FORMAT: All information collected must be presented in a single spaced two-page report. Your finished report should be a concise and clear, and it must embody an economic representation of the country. Content, accuracy, relevance of information, and overall appearance are essential elements for the report's evaluation. Please remember to list all references and sources used in this project.

Appendix B: Sophomore Level - Organizational Behavior and Leadership Course

Topic: Power and Influence: A Case Study of Sir Ernst Shackleton

STAGES OF COMPLETING PROJECTQUESTIONS TO BE ANSWERED
Stage 1:
REMEMBERING
Recall our lecture on a topic of Power and Influence. What are the five bases/sources of power? What are the two basic categories of those powers? What is Influence and what are the types of influence tactics? List the bases of power and influence tactics.
Stage 2:
UNDERSTANDING
Once you recalled and listed them, please define them briefly. Next answer the following questions: How do the theories of power and influence work together? Can we determine which powers one has by looking at the influencing tactics used? Determine which influence tactics can be used with which powers and explain your reasoning.
Stage 3:
APPLYING
Apply the theories of power and influence to the Shackleton Case Study we covered and discussed in class. Where and why would Sir Ernst Shackleton gain his power from? Does he have personal powers? If so, which ones? Does he have Positional Powers? Is so, Which ones? How do you know? Briefly explain.
Stage 4:
ANALYZING
Now please go back to the case study and locate examples of influence tactics used in the case study. Which power bases are being utilized for these tactics? What do the results of the influence tactics say about the types and levels of power people have in the case study Briefly explain.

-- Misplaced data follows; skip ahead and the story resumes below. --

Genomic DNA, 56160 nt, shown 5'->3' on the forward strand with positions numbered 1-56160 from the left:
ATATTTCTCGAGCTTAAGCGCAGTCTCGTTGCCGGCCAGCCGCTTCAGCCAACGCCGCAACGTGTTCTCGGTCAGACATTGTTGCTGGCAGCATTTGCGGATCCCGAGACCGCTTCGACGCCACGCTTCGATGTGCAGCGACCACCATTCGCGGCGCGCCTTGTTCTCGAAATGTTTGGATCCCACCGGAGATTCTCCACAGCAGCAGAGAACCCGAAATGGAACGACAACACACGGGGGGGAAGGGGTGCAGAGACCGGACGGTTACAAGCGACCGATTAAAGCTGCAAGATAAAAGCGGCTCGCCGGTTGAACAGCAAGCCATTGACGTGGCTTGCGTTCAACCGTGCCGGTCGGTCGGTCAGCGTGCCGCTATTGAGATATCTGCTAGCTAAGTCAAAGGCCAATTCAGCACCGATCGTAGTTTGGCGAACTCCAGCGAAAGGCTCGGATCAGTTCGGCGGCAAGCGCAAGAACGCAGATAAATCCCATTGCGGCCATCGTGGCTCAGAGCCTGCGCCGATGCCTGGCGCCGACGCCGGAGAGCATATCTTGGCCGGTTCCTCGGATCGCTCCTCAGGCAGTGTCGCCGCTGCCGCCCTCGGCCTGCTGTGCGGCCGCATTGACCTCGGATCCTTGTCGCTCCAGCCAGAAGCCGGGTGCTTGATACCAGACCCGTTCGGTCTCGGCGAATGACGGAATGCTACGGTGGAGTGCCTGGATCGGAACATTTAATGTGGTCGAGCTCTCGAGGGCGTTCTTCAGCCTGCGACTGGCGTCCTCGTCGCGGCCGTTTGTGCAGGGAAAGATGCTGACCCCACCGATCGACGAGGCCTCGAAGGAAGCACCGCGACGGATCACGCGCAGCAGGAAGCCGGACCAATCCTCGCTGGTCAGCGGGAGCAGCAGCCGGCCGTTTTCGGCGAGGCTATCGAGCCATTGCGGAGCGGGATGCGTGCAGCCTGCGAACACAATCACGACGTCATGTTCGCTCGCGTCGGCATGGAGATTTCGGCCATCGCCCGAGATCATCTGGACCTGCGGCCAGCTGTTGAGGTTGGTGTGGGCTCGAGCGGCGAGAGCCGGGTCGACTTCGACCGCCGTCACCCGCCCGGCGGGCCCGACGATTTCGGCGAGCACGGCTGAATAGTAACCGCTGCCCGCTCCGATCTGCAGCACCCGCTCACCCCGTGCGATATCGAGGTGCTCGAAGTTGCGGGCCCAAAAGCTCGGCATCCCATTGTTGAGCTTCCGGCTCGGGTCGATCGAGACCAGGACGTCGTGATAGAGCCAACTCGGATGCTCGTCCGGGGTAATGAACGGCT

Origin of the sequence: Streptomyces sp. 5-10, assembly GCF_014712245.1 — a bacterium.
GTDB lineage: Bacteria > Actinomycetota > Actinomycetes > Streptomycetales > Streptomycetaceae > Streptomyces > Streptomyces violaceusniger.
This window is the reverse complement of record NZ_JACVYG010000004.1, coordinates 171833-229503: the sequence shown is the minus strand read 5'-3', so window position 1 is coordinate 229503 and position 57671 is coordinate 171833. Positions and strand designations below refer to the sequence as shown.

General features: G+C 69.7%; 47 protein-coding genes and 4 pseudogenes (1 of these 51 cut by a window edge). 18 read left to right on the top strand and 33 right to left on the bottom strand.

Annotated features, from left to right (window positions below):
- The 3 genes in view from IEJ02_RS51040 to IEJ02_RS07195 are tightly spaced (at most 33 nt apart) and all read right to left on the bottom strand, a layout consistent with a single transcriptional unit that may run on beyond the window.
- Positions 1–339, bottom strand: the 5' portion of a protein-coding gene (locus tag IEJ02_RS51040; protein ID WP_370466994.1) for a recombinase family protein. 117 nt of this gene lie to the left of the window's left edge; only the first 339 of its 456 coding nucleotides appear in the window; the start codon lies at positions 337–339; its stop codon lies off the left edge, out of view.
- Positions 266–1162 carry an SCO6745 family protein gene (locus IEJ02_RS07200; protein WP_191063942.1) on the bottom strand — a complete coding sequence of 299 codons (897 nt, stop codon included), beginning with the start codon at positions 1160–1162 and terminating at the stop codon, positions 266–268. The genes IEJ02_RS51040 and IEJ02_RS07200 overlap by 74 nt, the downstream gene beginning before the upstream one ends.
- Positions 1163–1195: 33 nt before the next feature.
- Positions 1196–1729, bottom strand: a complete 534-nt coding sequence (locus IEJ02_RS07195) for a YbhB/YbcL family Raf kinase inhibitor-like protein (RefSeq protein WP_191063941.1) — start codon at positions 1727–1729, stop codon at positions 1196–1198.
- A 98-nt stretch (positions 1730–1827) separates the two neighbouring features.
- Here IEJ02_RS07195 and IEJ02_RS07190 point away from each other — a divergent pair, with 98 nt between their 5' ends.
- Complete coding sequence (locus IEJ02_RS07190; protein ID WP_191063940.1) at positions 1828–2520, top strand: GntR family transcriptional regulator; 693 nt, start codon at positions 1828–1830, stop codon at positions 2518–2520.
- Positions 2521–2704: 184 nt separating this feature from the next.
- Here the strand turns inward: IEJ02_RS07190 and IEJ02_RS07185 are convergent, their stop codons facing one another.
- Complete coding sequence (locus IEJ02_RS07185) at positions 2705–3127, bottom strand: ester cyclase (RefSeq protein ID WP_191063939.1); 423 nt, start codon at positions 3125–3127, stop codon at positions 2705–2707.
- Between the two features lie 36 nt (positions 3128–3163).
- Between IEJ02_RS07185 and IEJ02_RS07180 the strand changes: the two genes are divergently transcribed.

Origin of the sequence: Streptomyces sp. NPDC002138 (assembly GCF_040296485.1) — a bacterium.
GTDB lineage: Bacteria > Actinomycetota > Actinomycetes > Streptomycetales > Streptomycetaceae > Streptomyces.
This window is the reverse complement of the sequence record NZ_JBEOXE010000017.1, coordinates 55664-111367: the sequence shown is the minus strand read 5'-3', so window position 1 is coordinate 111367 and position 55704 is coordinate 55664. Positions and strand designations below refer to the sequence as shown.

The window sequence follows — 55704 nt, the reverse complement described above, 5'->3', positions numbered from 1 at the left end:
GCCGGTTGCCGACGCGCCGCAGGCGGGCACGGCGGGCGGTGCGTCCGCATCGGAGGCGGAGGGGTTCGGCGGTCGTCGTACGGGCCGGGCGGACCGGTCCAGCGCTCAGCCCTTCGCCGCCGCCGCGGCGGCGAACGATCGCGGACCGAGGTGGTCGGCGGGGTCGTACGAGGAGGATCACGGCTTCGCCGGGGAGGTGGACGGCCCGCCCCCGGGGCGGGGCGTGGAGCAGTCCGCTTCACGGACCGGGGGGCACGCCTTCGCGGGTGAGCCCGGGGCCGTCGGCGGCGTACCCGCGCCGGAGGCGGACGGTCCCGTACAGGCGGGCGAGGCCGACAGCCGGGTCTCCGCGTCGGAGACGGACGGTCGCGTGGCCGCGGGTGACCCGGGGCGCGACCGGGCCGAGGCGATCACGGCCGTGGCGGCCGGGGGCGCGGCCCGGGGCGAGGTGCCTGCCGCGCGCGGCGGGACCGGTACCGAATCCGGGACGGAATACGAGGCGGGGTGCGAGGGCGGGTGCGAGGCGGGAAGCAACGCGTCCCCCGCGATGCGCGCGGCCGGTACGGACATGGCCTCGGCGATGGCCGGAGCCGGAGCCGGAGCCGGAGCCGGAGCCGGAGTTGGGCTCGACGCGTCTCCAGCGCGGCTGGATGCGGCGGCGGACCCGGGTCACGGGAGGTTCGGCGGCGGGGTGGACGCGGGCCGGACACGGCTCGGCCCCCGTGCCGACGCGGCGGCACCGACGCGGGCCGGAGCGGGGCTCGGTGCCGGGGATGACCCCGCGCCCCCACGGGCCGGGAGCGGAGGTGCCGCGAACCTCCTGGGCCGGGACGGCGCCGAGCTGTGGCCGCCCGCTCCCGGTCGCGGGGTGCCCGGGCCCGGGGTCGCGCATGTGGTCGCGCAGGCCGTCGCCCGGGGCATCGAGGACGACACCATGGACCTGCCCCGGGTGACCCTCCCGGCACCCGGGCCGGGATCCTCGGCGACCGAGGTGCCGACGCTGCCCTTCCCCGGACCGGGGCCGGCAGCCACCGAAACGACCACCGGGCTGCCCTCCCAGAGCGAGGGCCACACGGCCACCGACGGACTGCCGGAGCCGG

Source: Organizational Behavior and Leadership, U.S. Coast Guard Academy

PURPOSE : The purpose of this assignment is to understand, apply, and analyze the concepts of organizational power and organizational influence. You will integrate the concepts presented in class into the Earnest Shackleton’s case study to make assumptions and inferences based upon what you have learned in class.

SCOPE: You will focus on examples provided in the Earnest Shackleton’s case study as well as the class material on power and influence we have covered in class.

ASSIGNMENT: First, read the Earnest Shackleton case study. Next, provide an analysis of Shackleton’s power among his crew members during the voyage of the Endurance and their subsequent Antarctic survival story. Your paper should discuss the bases of power that Earnest Shackleton possessed as well as if he utilized each specific power. If so, how? Provide examples from the reading.

FORMAT: You are expected to deliver a 1 to 2-page paper that will adequately analyze how Earnest Shackleton developed and utilized power to ensure his crew’s survival. Content, accuracy, professionalism, and clarity are critical elements for this assignment.

Appendix C: Junior Level - Managerial Accounting Course

Topic: Outsourcing Decision at a Real Company

STAGES OF COMPLETING PROJECT PRESENTATION QUESTIONS TO BE ANSWERED
Stage 1:
REMEMBERING
What types of special decisions do business managers make? What specific accounting items do managers review prior to making these decisions? What is contribution margin and what does it signify? What is the difference between fixed and variable costs? What are unavoidable fixed costs?